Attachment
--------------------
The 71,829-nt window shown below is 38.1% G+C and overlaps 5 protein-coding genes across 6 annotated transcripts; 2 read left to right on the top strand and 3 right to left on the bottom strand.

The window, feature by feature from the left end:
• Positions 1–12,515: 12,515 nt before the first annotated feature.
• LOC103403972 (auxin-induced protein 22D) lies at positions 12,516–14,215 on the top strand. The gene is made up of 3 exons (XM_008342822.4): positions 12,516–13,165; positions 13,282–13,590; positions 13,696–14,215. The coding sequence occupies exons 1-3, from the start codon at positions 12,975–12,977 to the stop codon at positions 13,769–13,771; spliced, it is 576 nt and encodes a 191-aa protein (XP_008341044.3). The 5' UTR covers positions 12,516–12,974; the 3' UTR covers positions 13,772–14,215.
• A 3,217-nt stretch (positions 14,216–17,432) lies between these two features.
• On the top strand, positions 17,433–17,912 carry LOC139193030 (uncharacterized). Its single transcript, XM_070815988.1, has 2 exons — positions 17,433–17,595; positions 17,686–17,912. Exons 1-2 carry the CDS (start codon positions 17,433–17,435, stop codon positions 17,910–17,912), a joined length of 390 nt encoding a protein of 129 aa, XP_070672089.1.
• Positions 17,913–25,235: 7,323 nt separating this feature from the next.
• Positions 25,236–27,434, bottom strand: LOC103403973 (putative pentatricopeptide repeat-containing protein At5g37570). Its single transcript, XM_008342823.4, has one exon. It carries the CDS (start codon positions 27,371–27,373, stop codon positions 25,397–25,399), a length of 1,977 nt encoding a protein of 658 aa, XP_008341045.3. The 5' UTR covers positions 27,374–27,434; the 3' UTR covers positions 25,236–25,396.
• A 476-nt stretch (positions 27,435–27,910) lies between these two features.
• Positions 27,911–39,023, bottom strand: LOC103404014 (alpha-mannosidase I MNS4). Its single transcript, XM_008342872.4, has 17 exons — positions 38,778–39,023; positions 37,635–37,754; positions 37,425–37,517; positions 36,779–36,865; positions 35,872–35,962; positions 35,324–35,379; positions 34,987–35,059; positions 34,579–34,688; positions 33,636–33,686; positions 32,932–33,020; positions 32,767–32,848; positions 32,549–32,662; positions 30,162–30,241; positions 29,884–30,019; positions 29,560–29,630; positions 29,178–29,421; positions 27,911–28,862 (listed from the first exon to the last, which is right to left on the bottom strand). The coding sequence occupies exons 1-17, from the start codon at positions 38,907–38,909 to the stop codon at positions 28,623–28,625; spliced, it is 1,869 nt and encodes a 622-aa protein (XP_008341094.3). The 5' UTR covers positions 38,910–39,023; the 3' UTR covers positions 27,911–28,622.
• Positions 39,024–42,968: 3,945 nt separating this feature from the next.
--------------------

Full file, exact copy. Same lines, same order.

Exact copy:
The 71,829-nt window shown below is 38.1% G+C and overlaps 5 protein-coding genes across 6 annotated transcripts; 2 read left to right on the top strand and 3 right to left on the bottom strand.

The window, feature by feature from the left end:
• Positions 1–12,515: 12,515 nt before the first annotated feature.
• LOC103403972 (auxin-induced protein 22D) lies at positions 12,516–14,215 on the top strand. The gene is made up of 3 exons (XM_008342822.4): positions 12,516–13,165; positions 13,282–13,590; positions 13,696–14,215. The coding sequence occupies exons 1-3, from the start codon at positions 12,975–12,977 to the stop codon at positions 13,769–13,771; spliced, it is 576 nt and encodes a 191-aa protein (XP_008341044.3). The 5' UTR covers positions 12,516–12,974; the 3' UTR covers positions 13,772–14,215.
• A 3,217-nt stretch (positions 14,216–17,432) lies between these two features.
• On the top strand, positions 17,433–17,912 carry LOC139193030 (uncharacterized). Its single transcript, XM_070815988.1, has 2 exons — positions 17,433–17,595; positions 17,686–17,912. Exons 1-2 carry the CDS (start codon positions 17,433–17,435, stop codon positions 17,910–17,912), a joined length of 390 nt encoding a protein of 129 aa, XP_070672089.1.
• Positions 17,913–25,235: 7,323 nt separating this feature from the next.
• Positions 25,236–27,434, bottom strand: LOC103403973 (putative pentatricopeptide repeat-containing protein At5g37570). Its single transcript, XM_008342823.4, has one exon. It carries the CDS (start codon positions 27,371–27,373, stop codon positions 25,397–25,399), a length of 1,977 nt encoding a protein of 658 aa, XP_008341045.3. The 5' UTR covers positions 27,374–27,434; the 3' UTR covers positions 25,236–25,396.
• A 476-nt stretch (positions 27,435–27,910) lies between these two features.
• Positions 27,911–39,023, bottom strand: LOC103404014 (alpha-mannosidase I MNS4). Its single transcript, XM_008342872.4, has 17 exons — positions 38,778–39,023; positions 37,635–37,754; positions 37,425–37,517; positions 36,779–36,865; positions 35,872–35,962; positions 35,324–35,379; positions 34,987–35,059; positions 34,579–34,688; positions 33,636–33,686; positions 32,932–33,020; positions 32,767–32,848; positions 32,549–32,662; positions 30,162–30,241; positions 29,884–30,019; positions 29,560–29,630; positions 29,178–29,421; positions 27,911–28,862 (listed from the first exon to the last, which is right to left on the bottom strand). The coding sequence occupies exons 1-17, from the start codon at positions 38,907–38,909 to the stop codon at positions 28,623–28,625; spliced, it is 1,869 nt and encodes a 622-aa protein (XP_008341094.3). The 5' UTR covers positions 38,910–39,023; the 3' UTR covers positions 27,911–28,622.
• Positions 39,024–42,968: 3,945 nt separating this feature from the next.